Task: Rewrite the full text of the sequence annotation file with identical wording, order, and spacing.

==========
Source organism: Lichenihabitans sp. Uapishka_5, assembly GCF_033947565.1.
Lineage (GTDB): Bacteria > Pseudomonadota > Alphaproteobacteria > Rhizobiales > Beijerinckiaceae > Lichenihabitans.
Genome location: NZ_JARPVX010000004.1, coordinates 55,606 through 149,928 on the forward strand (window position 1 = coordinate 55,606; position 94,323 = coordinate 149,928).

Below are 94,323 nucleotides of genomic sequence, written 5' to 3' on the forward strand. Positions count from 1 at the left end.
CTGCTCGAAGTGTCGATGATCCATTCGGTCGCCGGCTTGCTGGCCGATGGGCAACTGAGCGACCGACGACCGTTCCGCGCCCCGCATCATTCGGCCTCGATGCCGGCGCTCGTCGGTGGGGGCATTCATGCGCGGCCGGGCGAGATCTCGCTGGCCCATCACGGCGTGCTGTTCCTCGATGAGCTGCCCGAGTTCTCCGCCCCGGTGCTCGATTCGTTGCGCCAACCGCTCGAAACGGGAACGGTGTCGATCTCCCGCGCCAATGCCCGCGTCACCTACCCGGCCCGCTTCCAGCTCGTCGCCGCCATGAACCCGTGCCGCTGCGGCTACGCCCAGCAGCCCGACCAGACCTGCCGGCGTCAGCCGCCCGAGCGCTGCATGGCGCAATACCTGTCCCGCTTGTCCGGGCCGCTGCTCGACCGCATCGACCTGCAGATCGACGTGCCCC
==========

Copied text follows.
Source organism: Lichenihabitans sp. Uapishka_5, assembly GCF_033947565.1.
Lineage (GTDB): Bacteria > Pseudomonadota > Alphaproteobacteria > Rhizobiales > Beijerinckiaceae > Lichenihabitans.
Genome location: NZ_JARPVX010000004.1, coordinates 55,606 through 149,928 on the forward strand (window position 1 = coordinate 55,606; position 94,323 = coordinate 149,928).

Below are 94,323 nucleotides of genomic sequence, written 5' to 3' on the forward strand. Positions count from 1 at the left end.
CTGCTCGAAGTGTCGATGATCCATTCGGTCGCCGGCTTGCTGGCCGATGGGCAACTGAGCGACCGACGACCGTTCCGCGCCCCGCATCATTCGGCCTCGATGCCGGCGCTCGTCGGTGGGGGCATTCATGCGCGGCCGGGCGAGATCTCGCTGGCCCATCACGGCGTGCTGTTCCTCGATGAGCTGCCCGAGTTCTCCGCCCCGGTGCTCGATTCGTTGCGCCAACCGCTCGAAACGGGAACGGTGTCGATCTCCCGCGCCAATGCCCGCGTCACCTACCCGGCCCGCTTCCAGCTCGTCGCCGCCATGAACCCGTGCCGCTGCGGCTACGCCCAGCAGCCCGACCAGACCTGCCGGCGTCAGCCGCCCGAGCGCTGCATGGCGCAATACCTGTCCCGCTTGTCCGGGCCGCTGCTCGACCGCATCGACCTGCAGATCGACGTGCCCC